I was happy to occupy that middle space with her. Just enough longing to be lovely and not begging for any kind of conclusion. But one day towards the end of the year, Hannah was assigned to be my partner for our final project and all that longing turned to anxiety and the lie I’d been telling myself for the last few months seemed dangerously close to being exposed. We exchanged numbers in a rather unceremonious way and after doing most of the project over text, she asked if I wanted to come over and finish it together. We could go see a movie and I could stay the night at her house and work on it.

That Friday I drove and met her at the movie theatre in the Military Circle Mall. We grabbed 2 tickets for the 6 pm showing of Insidious 2 and sat in the back row of the theatre together. I couldn’t focus. The seat was itching my legs and my hands were shaking and I spent the whole movie staring straight forward, forcing myself not to look at her. Like if I turned my head even a little the floor would crumble beneath me. I was convinced she had no interest in me at all. She was beautiful and popular and probably never thought twice about me. And, more importantly, she was straight. And I was too.

Because it was a horror movie there were lots of moments where we would scream and the tension between us would break. Our shoulders would smash into each other during a particularly frightening jump scare and we’d glance at each other, laughing, red with embarrassment and adrenaline. I’d find myself slowly getting closer to her and occasionally her hands would grip onto my arm out of fear and fun before quickly returning to her lap. But one time they didn’t and we spent the last 30 minutes of the movie with her hand wrapped around my forearm and all of my weight leaning towards her chair.

When the lights came up, we quickly separated and made our way to our corresponding cars. I spent the whole drive to her house convincing myself that nothing had happened, that I was reading into everything. That I was a pervert and a psycho and I was going to put myself in an awful situation when Monday came and she told all of her very cool and popular friends about how weird and creepy and bizarre I was. I wanted to turn my car around and go home. I’d just text her and say I had gotten sick, or I had been in a car accident, or maybe I’d have my mom call and tell her I was dead. Anything to not have to confront whatever this was. I kept thinking about the Tumblr message. Did I give off a ‘gay vibe’? What did that even mean?

But I didn’t turn around and when I got to Hannahs house we walked up the stairs to her room and went over our project. She made me laugh and I made her smile and when we were finished we put on a silly movie and about halfway through she kissed me. And I kissed her back. And then we kissed until my lips hurt. I would hold her body in my hands and we would laugh and talk and kiss and whisper and stare and kiss. The lamppost outside her room made her hair glow purple and we stayed up until we heard birds outside and I fell asleep with my head resting on the inside of her left arm, her skin warm from her perpetual tan and her long red hair tickling my cheek.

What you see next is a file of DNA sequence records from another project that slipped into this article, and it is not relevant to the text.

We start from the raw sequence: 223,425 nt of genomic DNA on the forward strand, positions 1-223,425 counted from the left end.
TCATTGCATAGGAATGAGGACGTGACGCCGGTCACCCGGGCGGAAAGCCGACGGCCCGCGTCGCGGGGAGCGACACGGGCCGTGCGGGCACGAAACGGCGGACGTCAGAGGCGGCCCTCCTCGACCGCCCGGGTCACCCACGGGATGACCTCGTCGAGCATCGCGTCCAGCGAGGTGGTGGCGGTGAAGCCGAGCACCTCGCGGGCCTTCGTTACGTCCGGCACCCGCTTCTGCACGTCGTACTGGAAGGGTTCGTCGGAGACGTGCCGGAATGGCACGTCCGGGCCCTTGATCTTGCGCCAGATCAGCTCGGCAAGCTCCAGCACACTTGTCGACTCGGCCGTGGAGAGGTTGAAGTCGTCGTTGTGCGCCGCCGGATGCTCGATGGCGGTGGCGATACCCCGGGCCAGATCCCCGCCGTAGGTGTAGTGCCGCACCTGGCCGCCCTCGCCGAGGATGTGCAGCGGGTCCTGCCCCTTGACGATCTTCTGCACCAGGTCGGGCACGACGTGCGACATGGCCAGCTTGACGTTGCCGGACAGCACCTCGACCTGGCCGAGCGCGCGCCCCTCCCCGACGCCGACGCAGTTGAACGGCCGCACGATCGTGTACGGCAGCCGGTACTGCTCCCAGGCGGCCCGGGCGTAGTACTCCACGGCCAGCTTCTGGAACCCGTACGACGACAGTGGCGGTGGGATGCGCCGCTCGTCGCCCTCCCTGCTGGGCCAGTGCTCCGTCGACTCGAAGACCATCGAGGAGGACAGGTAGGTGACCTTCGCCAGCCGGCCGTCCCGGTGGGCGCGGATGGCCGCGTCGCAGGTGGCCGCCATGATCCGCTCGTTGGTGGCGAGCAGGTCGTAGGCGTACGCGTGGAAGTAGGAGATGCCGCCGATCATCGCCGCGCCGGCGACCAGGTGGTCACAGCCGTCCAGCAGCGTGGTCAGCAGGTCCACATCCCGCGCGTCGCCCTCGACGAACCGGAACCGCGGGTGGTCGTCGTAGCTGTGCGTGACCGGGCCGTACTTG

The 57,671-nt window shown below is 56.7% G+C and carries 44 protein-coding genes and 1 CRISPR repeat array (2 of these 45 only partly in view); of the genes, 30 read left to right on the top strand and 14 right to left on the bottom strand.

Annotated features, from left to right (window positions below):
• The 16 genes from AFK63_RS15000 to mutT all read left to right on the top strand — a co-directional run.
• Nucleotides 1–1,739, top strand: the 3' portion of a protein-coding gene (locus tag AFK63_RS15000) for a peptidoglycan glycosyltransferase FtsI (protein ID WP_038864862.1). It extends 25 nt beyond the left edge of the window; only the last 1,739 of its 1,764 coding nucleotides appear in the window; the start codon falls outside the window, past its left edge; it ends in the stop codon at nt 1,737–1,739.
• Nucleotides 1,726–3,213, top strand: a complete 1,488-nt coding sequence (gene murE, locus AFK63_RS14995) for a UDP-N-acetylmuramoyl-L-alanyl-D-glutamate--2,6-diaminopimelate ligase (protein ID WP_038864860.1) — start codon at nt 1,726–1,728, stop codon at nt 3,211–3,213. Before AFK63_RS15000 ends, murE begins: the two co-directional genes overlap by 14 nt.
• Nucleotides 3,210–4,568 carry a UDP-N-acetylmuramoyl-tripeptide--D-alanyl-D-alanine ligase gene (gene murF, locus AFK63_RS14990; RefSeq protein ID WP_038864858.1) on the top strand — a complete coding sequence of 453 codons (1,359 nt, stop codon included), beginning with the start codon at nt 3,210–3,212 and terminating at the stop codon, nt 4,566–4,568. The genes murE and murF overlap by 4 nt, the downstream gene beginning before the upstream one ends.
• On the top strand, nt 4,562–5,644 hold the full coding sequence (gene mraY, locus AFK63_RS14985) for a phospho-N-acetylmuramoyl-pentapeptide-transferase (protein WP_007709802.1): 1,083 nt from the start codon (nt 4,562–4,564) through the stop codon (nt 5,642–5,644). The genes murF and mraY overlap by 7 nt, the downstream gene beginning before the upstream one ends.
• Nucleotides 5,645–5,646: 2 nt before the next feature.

The school year was almost over so there was no future there. We were both going to college soon so before I left for the year we got together one last time and drank a bottle of white wine in the spare bedroom of her friends house. We wrote each other a couple letters over the summer and when I came home we made cupcakes and played music that reminded us of each other. And that was it. And it was beautiful and easy and perfect.

That night I found out Hannah had been the one who had written me anonymously on Tumblr and asked if I was gay. She told me I had in fact given off a ‘vibe’ so apparently I hadn’t been as slick as I had thought I was when I stared at her in class. I never answered that message. It’s still sitting in the inbox of an account I haven’t opened in 7 years like a strange artifact from a long time ago. Even after having that night with Hannah I was still in deep denial about my sexuality. I wasn’t locked inside my tiny-sub-stair closet apartment anymore, but the door certainly wasn’t open. It was cracked. Letting a little light from the living room spill in.

7 years later I don’t feel the need to put a label on who I am or who I love. I don’t need to classify it in a certain box or under a certain name. But I do know who I am, and I love people for who they are. I love them for the sound of their laugh first thing in the morning and the electric tension that happens before a first kiss. I love them for the lilt in their voice when they speak about something they’re excited about and I love them for their bodega order and how they fold their socks.

I fall in love indiscriminately, usually without much thought about the ‘who’. And that is a nice way to be.

It is beautiful and easy and perfect.